Asian stocks slipped and the euro sank Monday as Greece inched closer to a possible default after weekend talks with international creditors over freeing up the rest of its bailout funds went nowhere.
KEEPING SCORE: Japan's benchmark Nikkei 225 index lost 0.2 percent to 20,361.48 and South Korea's Kospi dipped 0.2 percent to 2,047.59. Hong Kong's Hang Seng shed 0.9 percent to 27,021.98. The Shanghai Composite Index in mainland China dropped 0.5 percent to 5,142.57. Australia's S&P/ASX 200 retreated 0.5 percent to 5,515.20. Benchmarks in Singapore, Taiwan and New Zealand also fell.
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GREEK DRAMA: Weekend negotiations on Greece's bailout terms produced no breakthroughs and Greek officials and creditors remained far apart as a deadline for a debt payment nears. Greek leaders want to get access to the final 7.2 billion euros ($8.2 billion) of the 240 billion euro bailout that's needed to repay debts and avoid a possible default that could trigger an exit from the euro; the bailout package expires at the end of the month. But investors are growing nervous at signs of scant progress in talks with creditors, including fellow eurozone states, the European Central Bank and the International Monetary Fund, on new economic reforms required before the money is doled out.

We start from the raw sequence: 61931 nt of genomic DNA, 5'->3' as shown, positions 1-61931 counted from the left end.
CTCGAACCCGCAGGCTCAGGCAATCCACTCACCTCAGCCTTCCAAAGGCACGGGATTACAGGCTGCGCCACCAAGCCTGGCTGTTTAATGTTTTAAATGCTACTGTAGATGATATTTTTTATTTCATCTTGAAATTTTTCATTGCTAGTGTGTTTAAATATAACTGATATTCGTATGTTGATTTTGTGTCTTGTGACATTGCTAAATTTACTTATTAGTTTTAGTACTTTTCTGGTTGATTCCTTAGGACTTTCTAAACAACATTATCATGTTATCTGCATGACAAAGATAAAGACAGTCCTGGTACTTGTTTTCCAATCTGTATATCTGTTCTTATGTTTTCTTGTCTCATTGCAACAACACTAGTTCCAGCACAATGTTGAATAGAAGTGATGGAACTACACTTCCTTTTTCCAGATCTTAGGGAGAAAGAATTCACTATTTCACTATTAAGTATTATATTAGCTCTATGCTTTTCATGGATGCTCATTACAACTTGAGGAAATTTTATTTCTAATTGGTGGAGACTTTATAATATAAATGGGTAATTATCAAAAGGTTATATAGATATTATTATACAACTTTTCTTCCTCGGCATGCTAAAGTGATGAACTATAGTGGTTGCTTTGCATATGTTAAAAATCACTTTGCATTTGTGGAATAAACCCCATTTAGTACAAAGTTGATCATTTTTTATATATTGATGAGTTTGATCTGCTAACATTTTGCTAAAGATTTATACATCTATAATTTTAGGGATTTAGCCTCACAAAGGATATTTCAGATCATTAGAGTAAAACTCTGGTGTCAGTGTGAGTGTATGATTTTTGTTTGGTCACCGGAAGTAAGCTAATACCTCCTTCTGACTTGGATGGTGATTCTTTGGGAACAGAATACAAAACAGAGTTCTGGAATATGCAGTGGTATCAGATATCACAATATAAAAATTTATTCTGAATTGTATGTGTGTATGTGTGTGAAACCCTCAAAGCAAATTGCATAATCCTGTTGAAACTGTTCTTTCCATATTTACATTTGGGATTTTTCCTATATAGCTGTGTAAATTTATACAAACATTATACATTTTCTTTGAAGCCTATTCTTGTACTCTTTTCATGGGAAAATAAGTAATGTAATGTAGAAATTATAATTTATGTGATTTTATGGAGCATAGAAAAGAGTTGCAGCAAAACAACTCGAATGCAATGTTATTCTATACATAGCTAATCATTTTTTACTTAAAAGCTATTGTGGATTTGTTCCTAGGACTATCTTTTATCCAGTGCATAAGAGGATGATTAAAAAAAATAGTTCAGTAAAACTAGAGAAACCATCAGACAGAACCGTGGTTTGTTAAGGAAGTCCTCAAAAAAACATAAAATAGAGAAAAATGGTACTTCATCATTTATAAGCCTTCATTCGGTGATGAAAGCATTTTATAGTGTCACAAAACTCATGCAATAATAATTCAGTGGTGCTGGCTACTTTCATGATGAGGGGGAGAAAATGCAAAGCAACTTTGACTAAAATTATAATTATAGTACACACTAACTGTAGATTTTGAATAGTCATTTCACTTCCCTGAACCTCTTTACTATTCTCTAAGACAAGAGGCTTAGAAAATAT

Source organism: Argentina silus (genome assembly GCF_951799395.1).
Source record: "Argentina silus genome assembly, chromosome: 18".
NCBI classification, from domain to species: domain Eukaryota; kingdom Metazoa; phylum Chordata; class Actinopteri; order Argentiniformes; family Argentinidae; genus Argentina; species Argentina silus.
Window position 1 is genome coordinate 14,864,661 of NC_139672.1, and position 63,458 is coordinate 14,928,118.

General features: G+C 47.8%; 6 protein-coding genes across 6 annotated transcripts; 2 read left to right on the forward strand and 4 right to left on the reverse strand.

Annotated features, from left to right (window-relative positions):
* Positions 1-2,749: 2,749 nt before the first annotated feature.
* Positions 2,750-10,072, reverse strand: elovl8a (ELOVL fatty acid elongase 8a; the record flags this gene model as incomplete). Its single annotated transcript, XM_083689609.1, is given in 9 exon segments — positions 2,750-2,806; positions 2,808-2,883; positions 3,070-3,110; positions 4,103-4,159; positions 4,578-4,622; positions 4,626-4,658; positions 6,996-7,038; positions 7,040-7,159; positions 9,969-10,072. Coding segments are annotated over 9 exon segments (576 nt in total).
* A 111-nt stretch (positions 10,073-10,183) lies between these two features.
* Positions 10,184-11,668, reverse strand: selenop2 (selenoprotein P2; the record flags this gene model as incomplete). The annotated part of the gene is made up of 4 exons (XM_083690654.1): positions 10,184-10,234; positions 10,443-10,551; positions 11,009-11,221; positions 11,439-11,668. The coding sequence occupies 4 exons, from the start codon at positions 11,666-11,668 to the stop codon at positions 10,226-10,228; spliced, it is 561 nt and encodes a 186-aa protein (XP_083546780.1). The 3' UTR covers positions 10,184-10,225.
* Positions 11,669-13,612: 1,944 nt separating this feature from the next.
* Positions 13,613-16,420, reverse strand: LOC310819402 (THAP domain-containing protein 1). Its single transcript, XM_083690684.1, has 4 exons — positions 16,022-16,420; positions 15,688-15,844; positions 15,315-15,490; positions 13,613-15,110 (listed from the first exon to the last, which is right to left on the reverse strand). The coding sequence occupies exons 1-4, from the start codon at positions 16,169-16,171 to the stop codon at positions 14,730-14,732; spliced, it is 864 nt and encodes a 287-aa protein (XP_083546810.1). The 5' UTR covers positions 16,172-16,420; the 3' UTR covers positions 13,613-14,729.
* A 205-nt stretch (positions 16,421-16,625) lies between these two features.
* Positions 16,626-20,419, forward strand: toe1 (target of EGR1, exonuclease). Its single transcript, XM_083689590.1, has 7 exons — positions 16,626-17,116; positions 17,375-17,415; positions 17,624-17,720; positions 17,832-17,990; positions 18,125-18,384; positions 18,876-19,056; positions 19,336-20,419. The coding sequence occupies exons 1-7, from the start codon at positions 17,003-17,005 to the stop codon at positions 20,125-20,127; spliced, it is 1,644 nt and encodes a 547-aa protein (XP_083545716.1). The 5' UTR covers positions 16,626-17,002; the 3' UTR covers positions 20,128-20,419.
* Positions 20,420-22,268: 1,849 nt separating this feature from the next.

THE QUOTE: "We have always argued that a Greek deal would only occur at one minute to midnight," Michael Every, Rabobank's head of Asia-Pacific financial market research, wrote in a commentary. "Yet it now looks like 23:58 and counting."
CURRENCIES: The euro faltered on news of the Greek debt impasse, falling nearly 0.5 percent to $1.1207 from $1.1260 in late trading Friday. The dollar strengthened to 123.46 yen from 123.39 yen.
WALL STREET: Major U.S. stock indexes closed lower on Friday on the European uncertainty. The Dow Jones industrial average fell 0.8 percent to 17,898.84 and the S&P 500 slipped 0.7 percent to 2,094.11. The Nasdaq composite lost 0.6 percent to 5,051.10.
ENERGY: Benchmark U.S. crude oil extended losses, falling 26 cents to $59.70 a barrel in electronic trading on the New York Mercantile Exchange. The contract hit a high for the year on Wednesday but has been falling since then and on Friday it sank 81 cents to settle at $59.96 a barrel. Brent crude, an international benchmark, dropped 34 cents to $64.30 a barrel.